Fortunately, women who were pregnant at Camp Lejeune and their children have legal rights through Camp Lejeune birth defects lawsuits.

Even if you or your spouse are currently receiving benefits, have been denied, or if you lost your child, you may be newly eligible thanks to the PACT Act.

Watch our short video to see how the PACT Act may have opened new doors for you.

101 Video Video Thumbnail

Learn what the recently signed PACT Act means for veterans and their loved ones stationed at Camp Lejeune between 1953 and 1987.

Duration: 01 min 51 sec

Camp Lejeune 101: What the PACT ACT means for Camp Lejeune 101 veterans. On August 10th, 2022, United States President Joe Biden signed the PACT ACT, a bill that offers the most significant increase in critical healthcare and disability benefits to millions of veterans in their families in more than three decades, but what does this bill specifically mean for veterans who are stationed at Camp Lejeune?

Between 1953 and 1987, nearby businesses were dumping hazardous chemicals that made their way into the Camp Lejeune water supply systems. The water contained toxins, such as benzene, perchloroethylene, trichloroethylene, and vinyl chloride, chemicals that can cause cancer, infertility, miscarriages, and other illnesses. Residents and staff were repeatedly exposed to the site’s tap water system, including drinking and bathing in the water.

The PACT Act includes the Camp Lejeune Justice Act, a bipartisan bill that allows veterans and their families who were exposed to the water contamination at Camp Lejeune to file lawsuits and recover compensation for the harm done. If you or your loved ones were exposed to the toxic drinking water at Camp Lejeune, you may be entitled to financial compensation. The Camp Lejeune Claim Center has been helping veterans and their families pursue compensation for their injuries. Call (866)-473-4764 today to request a free case review and see how we can help you too.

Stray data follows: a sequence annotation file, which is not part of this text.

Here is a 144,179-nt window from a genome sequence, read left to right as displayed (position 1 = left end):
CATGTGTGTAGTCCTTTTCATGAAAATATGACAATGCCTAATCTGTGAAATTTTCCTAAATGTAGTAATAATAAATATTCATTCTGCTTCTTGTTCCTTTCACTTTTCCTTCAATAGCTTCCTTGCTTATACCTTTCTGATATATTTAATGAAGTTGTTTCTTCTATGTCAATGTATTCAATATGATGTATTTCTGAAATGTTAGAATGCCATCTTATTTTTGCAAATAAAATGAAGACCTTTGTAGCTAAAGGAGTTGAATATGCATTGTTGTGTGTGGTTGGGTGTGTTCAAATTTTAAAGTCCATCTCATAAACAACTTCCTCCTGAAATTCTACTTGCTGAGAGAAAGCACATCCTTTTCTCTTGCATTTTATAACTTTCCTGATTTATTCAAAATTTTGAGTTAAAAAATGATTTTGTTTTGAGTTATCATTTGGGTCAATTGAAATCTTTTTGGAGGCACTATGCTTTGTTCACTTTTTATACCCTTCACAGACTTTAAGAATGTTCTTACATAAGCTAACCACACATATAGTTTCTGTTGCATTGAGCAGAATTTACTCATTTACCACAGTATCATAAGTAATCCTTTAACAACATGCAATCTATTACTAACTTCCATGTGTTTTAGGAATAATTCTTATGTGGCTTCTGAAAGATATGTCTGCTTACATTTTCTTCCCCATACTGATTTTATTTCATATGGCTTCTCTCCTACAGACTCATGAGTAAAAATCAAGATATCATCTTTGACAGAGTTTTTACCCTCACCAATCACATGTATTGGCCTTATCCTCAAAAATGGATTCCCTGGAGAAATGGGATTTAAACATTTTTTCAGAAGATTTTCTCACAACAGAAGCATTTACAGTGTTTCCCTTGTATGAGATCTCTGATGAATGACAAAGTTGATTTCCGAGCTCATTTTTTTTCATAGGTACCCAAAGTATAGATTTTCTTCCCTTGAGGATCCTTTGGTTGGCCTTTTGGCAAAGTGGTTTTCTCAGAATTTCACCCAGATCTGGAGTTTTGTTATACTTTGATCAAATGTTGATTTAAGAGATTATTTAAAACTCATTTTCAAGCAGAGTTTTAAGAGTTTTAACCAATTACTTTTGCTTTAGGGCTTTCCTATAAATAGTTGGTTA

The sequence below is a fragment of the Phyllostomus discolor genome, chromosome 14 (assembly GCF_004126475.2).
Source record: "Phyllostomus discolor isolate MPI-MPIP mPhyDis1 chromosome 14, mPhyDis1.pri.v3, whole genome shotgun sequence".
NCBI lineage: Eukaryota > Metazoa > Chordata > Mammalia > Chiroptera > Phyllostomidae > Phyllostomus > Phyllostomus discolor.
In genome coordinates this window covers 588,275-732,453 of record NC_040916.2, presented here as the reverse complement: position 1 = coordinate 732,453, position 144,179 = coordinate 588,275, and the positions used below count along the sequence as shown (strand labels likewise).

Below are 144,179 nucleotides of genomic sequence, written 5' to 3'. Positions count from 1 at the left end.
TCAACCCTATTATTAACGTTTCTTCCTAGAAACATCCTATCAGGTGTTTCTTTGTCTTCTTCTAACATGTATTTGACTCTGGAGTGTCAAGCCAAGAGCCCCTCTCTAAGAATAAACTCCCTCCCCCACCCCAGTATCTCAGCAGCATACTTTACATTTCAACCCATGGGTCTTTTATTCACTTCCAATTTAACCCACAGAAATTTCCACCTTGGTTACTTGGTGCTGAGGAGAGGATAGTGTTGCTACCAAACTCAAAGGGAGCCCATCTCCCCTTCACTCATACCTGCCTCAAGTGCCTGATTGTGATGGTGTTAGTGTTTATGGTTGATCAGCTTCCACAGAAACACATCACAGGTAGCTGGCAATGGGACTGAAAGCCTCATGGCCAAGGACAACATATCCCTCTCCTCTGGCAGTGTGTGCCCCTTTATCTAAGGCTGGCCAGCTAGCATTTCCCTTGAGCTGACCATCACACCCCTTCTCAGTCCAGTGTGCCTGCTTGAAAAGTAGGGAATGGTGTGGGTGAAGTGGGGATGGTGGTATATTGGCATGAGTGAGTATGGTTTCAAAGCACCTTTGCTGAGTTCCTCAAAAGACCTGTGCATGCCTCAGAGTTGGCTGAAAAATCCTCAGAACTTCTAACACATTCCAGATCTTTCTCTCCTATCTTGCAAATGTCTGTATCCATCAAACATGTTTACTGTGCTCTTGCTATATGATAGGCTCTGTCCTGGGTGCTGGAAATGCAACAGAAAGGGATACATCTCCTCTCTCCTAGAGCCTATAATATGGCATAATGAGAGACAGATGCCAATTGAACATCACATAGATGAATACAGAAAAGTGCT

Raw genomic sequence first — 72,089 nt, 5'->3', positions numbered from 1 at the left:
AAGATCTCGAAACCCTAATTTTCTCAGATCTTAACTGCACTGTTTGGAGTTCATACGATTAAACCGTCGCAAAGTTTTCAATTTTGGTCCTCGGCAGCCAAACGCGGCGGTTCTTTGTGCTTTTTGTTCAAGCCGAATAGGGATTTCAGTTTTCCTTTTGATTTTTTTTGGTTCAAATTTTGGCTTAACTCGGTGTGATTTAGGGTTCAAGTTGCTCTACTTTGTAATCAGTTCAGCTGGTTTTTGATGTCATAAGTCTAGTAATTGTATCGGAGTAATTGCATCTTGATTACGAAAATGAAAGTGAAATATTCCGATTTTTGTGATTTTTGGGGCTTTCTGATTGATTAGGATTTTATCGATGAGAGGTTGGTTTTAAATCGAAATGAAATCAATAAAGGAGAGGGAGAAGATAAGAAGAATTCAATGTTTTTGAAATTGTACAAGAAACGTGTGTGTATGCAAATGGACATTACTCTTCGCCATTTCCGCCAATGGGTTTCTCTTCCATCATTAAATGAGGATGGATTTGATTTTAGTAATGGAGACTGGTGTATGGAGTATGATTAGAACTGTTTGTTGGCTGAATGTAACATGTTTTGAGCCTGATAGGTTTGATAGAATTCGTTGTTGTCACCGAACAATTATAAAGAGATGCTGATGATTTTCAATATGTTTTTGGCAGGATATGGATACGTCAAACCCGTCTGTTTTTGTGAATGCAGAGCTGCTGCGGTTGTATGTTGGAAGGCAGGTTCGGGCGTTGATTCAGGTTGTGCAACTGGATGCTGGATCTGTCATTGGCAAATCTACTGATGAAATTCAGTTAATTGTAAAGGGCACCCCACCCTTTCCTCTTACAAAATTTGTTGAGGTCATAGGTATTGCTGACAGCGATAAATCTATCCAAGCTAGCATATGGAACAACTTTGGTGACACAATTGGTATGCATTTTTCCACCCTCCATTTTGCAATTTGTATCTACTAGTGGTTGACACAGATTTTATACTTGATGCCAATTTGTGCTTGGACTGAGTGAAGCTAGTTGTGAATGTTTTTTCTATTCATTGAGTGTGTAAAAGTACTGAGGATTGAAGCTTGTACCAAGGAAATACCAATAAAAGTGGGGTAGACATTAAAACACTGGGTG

Camp Lejeune Birth Defects Settlement Amounts

The federal government has set aside over $21 billion for Camp Lejeune water contamination victims. Camp Lejeune settlements are expected to vary based on the severity of harm, long-term damage, related medical expenses, and other factors.

That said, settlement amounts for severe Camp Lejeune birth defects could be $1 million or more, according to legal experts.

While there is no way to guarantee Camp Lejeune payouts, severe birth defects often result in lifelong care needs, significantly impacting the child’s and family’s life. Therefore, they may involve higher medical costs, loss of income, and emotional distress.

Tragically, many families who lived on base had children who passed away from unexplained illnesses. In this situation, Camp Lejeune wrongful death lawsuits may be an option. Settlement values for wrongful death cases could be worth $650,000 to over $1 million.

Find out if you could be eligible for a Camp Lejeune settlement right now with a free and simple claim review.

Steps To Filing A Camp Lejeune Lawsuit for Birth Defects

The first step to filing a Camp Lejeune lawsuit for birth defects is to file an administrative claim with the Department of the Navy. After that, a lawsuit may follow, depending on the decision you receive.

Working with a skilled Camp Lejeune lawyer from the start means they’ll guide and support you through each step. This means you’re not alone in the process.

Learn more about the Camp Lejeune lawsuit steps below.

1. Contact a Camp Lejeune Lawyer

For many families, working with a skilled Camp Lejeune attorney is the best first step to take. For one thing, hiring a lawyer can make the process faster and far less complicated.

A skilled lawyer can advocate on your behalf and navigate the complexities of a Camp Lejeune birth defects lawsuit. This can make all the difference in the outcome of your case.

2. File Your Camp Lejeune Claim

After your lawyer files your Camp Lejeune claim, the Navy Judge Advocate General’s Corps (JAG) has 180 days to respond. They will either reply with a payout offer or a denial.

If the JAG does not respond or you are not satisfied with their decision, your claim may proceed to a Camp Lejeune lawsuit for birth defects.

3. Negotiate a Camp Lejeune Settlement

Negotiating a Camp Lejeune settlement and working with a skilled lawyer can make a difference. The Camp Lejeune lawyers in our network have strong negotiation skills and a deep understanding of environmental law.

This can help speed up the Camp Lejeune settlement timeline, ensuring you receive maximum compensation without unnecessary delays.

If a fair settlement agreement isn’t reached, your Camp Lejeune lawyer will take your case to court. From there, they will continue to fight for your family.

Who Can File a Camp Lejeune Lawsuit for Birth Defects?

Anyone who lived or worked on the base for at least 30 days from 1953 to 1987 may now qualify to file a Camp Lejeune lawsuit for birth defects.


Camp Lejeune Founded

1953 to 1987:

Camp Lejeune residents are exposed to toxic chemicals in the water supply

This includes women who were pregnant, women who lost pregnancies, and anyone born on the base between 1953 and 1987 when the Camp Lejeune water was contaminated.

Previously, eligibility for relief from Camp Lejeune toxic water injuries has been limited. Veterans and their family members have faced repeated denials, leaving them frustrated and overwhelmed with medical bills and emotional distress.